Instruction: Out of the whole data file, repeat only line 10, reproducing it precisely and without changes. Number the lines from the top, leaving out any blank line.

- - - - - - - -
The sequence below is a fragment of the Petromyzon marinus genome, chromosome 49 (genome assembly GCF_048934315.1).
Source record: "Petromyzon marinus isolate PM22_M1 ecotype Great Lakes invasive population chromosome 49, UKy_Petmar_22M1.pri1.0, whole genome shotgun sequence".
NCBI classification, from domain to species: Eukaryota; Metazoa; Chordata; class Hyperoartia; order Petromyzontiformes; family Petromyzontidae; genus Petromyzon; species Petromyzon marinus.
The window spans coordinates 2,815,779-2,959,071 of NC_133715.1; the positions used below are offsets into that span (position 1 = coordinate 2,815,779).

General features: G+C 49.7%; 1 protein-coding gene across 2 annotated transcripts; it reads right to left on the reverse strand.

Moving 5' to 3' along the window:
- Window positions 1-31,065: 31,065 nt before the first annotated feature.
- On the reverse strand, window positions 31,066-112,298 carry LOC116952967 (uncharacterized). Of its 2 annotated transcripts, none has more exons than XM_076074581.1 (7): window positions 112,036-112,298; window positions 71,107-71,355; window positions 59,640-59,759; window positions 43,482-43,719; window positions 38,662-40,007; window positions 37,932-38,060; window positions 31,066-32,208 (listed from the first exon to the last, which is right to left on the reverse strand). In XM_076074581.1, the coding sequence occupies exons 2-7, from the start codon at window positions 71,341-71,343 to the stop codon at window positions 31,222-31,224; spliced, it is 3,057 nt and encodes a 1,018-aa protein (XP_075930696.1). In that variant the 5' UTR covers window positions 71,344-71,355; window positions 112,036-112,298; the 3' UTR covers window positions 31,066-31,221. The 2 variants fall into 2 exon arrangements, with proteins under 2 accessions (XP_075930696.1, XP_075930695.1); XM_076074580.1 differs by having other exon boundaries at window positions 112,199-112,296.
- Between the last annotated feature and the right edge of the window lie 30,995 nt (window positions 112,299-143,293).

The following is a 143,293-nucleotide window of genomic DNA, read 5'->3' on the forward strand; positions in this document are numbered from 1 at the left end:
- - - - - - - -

The following is a 143,293-nucleotide window of genomic DNA, read 5'->3' on the forward strand; positions in this document are numbered from 1 at the left end: